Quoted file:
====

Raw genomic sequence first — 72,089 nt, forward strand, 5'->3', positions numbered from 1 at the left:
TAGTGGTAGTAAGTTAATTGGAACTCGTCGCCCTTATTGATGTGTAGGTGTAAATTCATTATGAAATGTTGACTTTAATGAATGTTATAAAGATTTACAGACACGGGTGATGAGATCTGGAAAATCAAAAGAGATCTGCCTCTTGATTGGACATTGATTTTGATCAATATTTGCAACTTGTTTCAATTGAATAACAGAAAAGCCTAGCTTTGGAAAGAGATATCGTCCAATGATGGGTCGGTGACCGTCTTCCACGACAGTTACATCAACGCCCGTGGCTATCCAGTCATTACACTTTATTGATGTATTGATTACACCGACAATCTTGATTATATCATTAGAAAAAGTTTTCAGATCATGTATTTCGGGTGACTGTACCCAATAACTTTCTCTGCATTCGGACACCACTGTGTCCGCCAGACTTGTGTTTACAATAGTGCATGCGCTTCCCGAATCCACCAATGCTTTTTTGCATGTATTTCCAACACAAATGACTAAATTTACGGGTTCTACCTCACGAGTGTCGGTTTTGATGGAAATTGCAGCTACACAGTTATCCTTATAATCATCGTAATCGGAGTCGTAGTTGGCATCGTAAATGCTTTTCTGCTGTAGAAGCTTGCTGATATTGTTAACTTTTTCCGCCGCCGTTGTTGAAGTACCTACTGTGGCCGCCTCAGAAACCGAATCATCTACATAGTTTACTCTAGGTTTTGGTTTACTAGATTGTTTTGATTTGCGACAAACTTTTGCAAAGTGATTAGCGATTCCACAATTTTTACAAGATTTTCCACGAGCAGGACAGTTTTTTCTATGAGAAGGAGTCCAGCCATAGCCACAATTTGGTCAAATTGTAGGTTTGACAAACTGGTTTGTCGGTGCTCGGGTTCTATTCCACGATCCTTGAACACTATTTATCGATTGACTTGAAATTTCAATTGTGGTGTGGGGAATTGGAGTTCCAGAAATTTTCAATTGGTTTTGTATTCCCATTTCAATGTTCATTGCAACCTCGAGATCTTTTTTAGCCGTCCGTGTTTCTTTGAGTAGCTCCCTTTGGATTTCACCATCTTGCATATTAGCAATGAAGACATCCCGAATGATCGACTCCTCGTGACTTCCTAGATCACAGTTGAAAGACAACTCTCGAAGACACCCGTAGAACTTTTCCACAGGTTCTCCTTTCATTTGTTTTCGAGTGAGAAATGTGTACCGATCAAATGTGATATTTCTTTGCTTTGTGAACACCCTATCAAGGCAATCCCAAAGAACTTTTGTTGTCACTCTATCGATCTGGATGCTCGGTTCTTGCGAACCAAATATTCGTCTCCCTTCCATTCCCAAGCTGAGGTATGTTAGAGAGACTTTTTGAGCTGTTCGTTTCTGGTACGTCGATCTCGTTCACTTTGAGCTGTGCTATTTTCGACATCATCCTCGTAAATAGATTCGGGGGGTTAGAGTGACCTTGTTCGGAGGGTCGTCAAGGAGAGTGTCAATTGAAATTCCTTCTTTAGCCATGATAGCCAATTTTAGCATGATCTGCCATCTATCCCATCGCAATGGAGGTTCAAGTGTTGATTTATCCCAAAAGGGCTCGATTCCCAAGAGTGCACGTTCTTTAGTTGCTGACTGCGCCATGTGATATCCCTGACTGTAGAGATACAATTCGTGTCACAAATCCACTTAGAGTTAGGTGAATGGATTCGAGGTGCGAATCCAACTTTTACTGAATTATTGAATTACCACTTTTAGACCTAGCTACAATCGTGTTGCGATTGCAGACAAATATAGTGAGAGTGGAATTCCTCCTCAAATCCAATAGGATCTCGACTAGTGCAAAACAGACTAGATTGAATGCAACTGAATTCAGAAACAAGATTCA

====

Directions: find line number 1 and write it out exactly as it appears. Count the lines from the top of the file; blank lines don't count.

Raw genomic sequence first — 72,089 nt, forward strand, 5'->3', positions numbered from 1 at the left: